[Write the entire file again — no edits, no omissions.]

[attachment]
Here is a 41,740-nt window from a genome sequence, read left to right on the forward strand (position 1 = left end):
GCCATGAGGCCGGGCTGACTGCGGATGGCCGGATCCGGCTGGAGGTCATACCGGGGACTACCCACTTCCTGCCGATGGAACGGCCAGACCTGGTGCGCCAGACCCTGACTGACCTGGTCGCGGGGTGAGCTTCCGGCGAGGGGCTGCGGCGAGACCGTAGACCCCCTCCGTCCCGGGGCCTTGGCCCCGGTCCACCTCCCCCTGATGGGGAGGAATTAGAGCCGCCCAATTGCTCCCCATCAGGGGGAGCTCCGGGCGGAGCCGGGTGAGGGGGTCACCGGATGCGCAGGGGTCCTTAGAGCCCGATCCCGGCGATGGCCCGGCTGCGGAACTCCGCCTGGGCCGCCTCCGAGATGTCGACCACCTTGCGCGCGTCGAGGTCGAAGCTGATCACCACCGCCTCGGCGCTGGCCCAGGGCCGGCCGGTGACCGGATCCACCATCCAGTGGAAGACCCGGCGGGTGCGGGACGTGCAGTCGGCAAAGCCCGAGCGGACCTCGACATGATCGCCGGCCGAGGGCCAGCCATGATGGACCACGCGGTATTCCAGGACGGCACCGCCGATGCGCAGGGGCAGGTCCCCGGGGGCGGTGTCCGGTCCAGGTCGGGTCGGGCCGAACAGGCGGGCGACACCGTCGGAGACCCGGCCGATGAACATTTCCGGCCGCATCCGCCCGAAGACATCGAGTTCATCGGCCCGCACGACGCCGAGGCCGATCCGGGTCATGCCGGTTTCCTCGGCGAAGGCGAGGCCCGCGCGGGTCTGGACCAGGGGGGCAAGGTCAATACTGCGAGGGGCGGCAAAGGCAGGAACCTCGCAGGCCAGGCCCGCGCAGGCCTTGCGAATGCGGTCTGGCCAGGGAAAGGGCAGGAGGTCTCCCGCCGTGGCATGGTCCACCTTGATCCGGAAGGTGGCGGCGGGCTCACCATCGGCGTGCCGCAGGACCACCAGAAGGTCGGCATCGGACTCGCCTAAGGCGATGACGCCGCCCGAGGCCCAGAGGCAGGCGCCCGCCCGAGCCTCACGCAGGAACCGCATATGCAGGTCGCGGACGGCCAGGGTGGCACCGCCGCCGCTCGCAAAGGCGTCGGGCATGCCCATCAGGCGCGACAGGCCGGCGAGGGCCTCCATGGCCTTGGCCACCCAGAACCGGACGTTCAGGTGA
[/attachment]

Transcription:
Here is a 41,740-nt window from a genome sequence, read left to right on the forward strand (position 1 = left end):
GCCATGAGGCCGGGCTGACTGCGGATGGCCGGATCCGGCTGGAGGTCATACCGGGGACTACCCACTTCCTGCCGATGGAACGGCCAGACCTGGTGCGCCAGACCCTGACTGACCTGGTCGCGGGGTGAGCTTCCGGCGAGGGGCTGCGGCGAGACCGTAGACCCCCTCCGTCCCGGGGCCTTGGCCCCGGTCCACCTCCCCCTGATGGGGAGGAATTAGAGCCGCCCAATTGCTCCCCATCAGGGGGAGCTCCGGGCGGAGCCGGGTGAGGGGGTCACCGGATGCGCAGGGGTCCTTAGAGCCCGATCCCGGCGATGGCCCGGCTGCGGAACTCCGCCTGGGCCGCCTCCGAGATGTCGACCACCTTGCGCGCGTCGAGGTCGAAGCTGATCACCACCGCCTCGGCGCTGGCCCAGGGCCGGCCGGTGACCGGATCCACCATCCAGTGGAAGACCCGGCGGGTGCGGGACGTGCAGTCGGCAAAGCCCGAGCGGACCTCGACATGATCGCCGGCCGAGGGCCAGCCATGATGGACCACGCGGTATTCCAGGACGGCACCGCCGATGCGCAGGGGCAGGTCCCCGGGGGCGGTGTCCGGTCCAGGTCGGGTCGGGCCGAACAGGCGGGCGACACCGTCGGAGACCCGGCCGATGAACATTTCCGGCCGCATCCGCCCGAAGACATCGAGTTCATCGGCCCGCACGACGCCGAGGCCGATCCGGGTCATGCCGGTTTCCTCGGCGAAGGCGAGGCCCGCGCGGGTCTGGACCAGGGGGGCAAGGTCAATACTGCGAGGGGCGGCAAAGGCAGGAACCTCGCAGGCCAGGCCCGCGCAGGCCTTGCGAATGCGGTCTGGCCAGGGAAAGGGCAGGAGGTCTCCCGCCGTGGCATGGTCCACCTTGATCCGGAAGGTGGCGGCGGGCTCACCATCGGCGTGCCGCAGGACCACCAGAAGGTCGGCATCGGACTCGCCTAAGGCGATGACGCCGCCCGAGGCCCAGAGGCAGGCGCCCGCCCGAGCCTCACGCAGGAACCGCATATGCAGGTCGCGGACGGCCAGGGTGGCACCGCCGCCGCTCGCAAAGGCGTCGGGCATGCCCATCAGGCGCGACAGGCCGGCGAGGGCCTCCATGGCCTTGGCCACCCAGAACCGGACGTTCAGGTGA